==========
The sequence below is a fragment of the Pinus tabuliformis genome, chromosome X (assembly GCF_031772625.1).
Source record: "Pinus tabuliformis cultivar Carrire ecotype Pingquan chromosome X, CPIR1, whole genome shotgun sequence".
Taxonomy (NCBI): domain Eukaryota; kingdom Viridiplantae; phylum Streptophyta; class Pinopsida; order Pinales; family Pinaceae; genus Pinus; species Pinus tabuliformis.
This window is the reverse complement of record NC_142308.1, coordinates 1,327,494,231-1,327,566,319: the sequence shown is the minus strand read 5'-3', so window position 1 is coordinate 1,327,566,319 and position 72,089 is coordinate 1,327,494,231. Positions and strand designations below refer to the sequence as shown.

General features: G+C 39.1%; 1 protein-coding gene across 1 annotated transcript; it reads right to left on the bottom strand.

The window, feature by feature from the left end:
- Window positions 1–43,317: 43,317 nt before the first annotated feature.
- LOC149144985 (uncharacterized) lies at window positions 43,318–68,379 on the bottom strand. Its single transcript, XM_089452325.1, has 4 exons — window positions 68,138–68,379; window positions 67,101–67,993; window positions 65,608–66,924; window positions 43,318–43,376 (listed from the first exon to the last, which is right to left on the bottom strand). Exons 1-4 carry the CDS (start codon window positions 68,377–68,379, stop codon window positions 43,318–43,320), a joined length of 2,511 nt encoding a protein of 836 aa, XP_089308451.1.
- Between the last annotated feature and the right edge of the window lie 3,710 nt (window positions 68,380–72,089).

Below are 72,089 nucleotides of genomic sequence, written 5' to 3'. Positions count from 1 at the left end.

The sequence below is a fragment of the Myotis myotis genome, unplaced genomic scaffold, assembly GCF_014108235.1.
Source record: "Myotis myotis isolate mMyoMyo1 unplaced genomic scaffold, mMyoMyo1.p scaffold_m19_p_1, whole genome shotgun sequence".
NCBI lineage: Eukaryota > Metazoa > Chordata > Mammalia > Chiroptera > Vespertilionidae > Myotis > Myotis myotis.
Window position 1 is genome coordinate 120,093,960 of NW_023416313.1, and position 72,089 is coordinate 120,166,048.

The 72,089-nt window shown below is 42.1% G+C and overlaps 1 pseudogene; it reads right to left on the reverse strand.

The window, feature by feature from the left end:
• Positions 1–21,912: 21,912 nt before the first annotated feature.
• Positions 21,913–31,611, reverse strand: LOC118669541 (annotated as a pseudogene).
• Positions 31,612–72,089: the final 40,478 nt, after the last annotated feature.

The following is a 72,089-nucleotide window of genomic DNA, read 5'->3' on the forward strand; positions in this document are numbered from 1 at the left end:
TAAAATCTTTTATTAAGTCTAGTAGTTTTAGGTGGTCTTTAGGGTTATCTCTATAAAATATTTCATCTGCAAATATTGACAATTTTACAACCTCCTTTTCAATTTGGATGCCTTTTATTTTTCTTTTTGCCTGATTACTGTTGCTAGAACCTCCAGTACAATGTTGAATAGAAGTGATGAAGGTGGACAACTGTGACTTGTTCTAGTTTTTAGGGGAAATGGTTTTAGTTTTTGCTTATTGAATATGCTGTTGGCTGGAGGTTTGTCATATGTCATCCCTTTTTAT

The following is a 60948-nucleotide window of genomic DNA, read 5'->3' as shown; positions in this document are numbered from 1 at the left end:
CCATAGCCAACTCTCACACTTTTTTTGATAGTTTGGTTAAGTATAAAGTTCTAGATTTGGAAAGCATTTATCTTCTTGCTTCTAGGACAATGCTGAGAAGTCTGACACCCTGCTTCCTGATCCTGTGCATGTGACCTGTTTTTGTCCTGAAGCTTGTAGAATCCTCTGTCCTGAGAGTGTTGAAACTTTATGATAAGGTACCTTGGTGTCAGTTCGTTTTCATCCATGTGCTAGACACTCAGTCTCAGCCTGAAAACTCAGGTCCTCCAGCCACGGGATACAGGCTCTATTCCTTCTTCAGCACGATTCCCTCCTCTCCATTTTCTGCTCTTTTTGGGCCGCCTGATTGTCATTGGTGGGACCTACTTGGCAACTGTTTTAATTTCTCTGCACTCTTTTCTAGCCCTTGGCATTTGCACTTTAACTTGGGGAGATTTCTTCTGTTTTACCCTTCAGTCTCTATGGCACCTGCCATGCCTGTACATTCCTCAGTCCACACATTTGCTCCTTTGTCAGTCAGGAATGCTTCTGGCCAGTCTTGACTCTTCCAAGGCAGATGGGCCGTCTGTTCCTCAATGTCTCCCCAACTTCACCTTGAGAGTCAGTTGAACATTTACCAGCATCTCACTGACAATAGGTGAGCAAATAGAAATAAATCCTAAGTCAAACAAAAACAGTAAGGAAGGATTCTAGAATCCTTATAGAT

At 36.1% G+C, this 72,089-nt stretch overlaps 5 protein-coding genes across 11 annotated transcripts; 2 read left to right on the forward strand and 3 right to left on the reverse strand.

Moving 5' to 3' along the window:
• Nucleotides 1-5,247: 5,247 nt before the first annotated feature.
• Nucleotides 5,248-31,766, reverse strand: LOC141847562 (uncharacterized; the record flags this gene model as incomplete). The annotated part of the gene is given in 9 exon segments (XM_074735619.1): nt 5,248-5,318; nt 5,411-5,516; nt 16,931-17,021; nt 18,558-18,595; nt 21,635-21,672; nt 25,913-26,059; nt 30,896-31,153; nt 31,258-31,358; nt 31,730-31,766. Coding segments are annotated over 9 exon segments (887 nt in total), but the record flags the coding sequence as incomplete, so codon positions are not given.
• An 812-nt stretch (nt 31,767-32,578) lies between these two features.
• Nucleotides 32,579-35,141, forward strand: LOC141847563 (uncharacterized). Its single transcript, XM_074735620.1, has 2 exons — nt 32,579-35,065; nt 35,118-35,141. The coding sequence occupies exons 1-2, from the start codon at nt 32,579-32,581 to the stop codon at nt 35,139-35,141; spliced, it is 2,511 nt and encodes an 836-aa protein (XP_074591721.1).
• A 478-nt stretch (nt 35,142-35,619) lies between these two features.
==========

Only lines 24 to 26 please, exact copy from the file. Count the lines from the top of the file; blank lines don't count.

At 36.1% G+C, this 72,089-nt stretch overlaps 5 protein-coding genes across 11 annotated transcripts; 2 read left to right on the forward strand and 3 right to left on the reverse strand.

Moving 5' to 3' along the window:
• Nucleotides 1-5,247: 5,247 nt before the first annotated feature.